Almost a month ago, I wrote that the Ford Focus Electric was the cheapest car in North America. Because federal, state, and local incentives are rolled into the price of a lease, along with the sizable discounts applied by the manufacturer, a $30,000 dollar EV can easily be priced below a $16,000 internal combustion model. Those piling discounts on other models have dethroned the Focus as America’s cheapest car.
Fiat’s 500e can currently be had for roughly the same price as a decent pair of sneakers, continuing the trend of bargain basement pricing on small electric cars. At $69 per month for 36 months with no money down, it’s also a better deal than the shoes — which can typically only manage a few hundred miles before becoming a tattered mess. With some evening reprieves to recharge, the Fiat can top that in a week with only the slightest hint of tread-wear. However, this incredibly low leasing rate for the $33,00 EV isn’t even the best deal of the last few months. (Read More…)
The pickup is as much of a stereotypical American icon as gun ownership and throwing things away. Last year was a particularly good one for trucks, with Ford F-Series sales reaching pre-recession volume and a 10-year high and Ram recording a seventh year of growth. However, with sales peaking for the other domestic labels, General Motors’ share of the market shrunk.
What’s the solution to whatever consumers find lacking with GM’s product? A price war, of course. While Ford Motor Company and Fiat Chrysler Automobiles are scaling back, GM upped incentives from last February by 56 percent for the Chevrolet Silverado and 82 percent for the GMC Sierra. With the pickup segment being so important in North America, nobody wants to lose ground. Aggressive discounts are often the only way to overwhelm brand loyalty, but the practice is also guaranteed to eat into profits while annoying the competition. (Read More…)
First it was Hyundai flinging special discounts in the direction of imminently carless Volkswagen diesel owners. Now Volvo has added its name to the list of automakers attempting to woo this unique crop of vehicular nomads.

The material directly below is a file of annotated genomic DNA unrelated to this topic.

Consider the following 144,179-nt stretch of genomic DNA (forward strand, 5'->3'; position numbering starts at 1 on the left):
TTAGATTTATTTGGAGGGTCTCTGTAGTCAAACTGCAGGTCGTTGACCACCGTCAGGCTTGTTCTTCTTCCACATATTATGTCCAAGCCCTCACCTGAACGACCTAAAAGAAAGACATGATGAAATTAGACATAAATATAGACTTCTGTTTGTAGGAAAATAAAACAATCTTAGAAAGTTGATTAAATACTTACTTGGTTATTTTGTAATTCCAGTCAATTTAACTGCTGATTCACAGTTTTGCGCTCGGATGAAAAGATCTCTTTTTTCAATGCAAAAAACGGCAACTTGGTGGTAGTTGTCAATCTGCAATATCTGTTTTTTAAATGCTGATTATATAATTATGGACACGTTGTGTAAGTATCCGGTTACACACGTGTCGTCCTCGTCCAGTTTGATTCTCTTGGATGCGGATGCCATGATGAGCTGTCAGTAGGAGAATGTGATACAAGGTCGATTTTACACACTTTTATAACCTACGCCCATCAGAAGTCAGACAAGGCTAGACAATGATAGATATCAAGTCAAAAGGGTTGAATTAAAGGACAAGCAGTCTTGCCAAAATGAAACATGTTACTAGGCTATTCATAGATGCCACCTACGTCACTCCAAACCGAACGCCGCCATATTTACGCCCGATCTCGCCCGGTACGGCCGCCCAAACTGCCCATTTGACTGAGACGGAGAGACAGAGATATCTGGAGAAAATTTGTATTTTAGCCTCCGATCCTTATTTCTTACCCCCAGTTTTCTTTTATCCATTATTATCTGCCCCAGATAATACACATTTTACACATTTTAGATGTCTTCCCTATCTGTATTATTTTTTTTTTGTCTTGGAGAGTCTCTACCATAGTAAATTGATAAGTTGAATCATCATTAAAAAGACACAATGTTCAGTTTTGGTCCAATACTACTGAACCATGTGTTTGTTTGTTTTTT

The approval of Volkswagen’s massive settlement deal with U.S. owners and environmental regulators on Tuesday is apparently a sales opportunity not to be missed, but Volvo is approaching it from a different direction than Hyundai. (Read More…)
It’s increasingly looking like 2015 will be a high-water mark for U.S. auto sales, with September sales stats showing a cool-down in the new car market.
Faced with a long-predicted slump — the duration of which is still anyone’s guess — and growing competition over remaining market share, automakers have boosted incentive spending to its highest level since the depths of the recession. (Read More…)
With Nissan Leaf sales falling like autumn foliage, a few enterprising EV fans hope to reverse the trend (or at least slow it) through group discounts.
After a Colorado group negotiated a 248-vehicle Leaf purchase for the you’re kidding me price of $12,130 per unit, other groups now wants a piece of the cheap Leaf action. In Montreal, 2,500 Quebec residents just signed up for a reduced group price, while a Wisconsin group negotiated a similar discount. (Read More…)
A few days ago, we reported the Russian government was considering bringing back its cash for clunkers program to help spur domestic auto sales in the face of Western sanctions. The government as since decided to go forward with the scheme.
GM’s Susan Docherty, who is in charge of Chevrolet Europe, is shocked by GM alliance partner PSA Peugeot Citroen. PSA, along with Fiat, are producing “very scary numbers” with discounts of as much as 30 percent off gross sale prices, Docherty told Bloomberg. Opel’s numbers can be even scarier. (Read More…)
Sergio Marchionne accuses Volkswagen of exploiting the European crisis to gain market share by offering aggressive discounts, the New York Times writes. “It’s a bloodbath of pricing and it’s a bloodbath on margins,” the Fiat and Chrysler CEO told the paper. (Read More…)
The Chinese stock market is way down. Real estate speculation had reached its zenith a while ago, and prices are on a downward trajectory. So are prices of luxury cars. Now is the time to get great deals on a BMW, or a “Benz,” as they call a Mercedes in China. Dealers are killing each other with discounts to move the high-end metal. Says China Daily:(Read More…)
Why does Warren Buffett have a headache? For quite a while, China’s BYD had been nothing but a miracle. Now, the Buffett-backed wunderkind turns outcast. To move their cars, BYD slashes prices down to the bone. (Read More…)
Ford Europe will swallow a tried and trued antidote against flagging car sales: Heavy discounting. Yesterday, Ford had announced – in a rather roundabout way – that their European sales had dropped a breathtaking 17 percent in April. Putting cash on the hood is no surprising move. Wouldn’t there be another detail. (Read More…)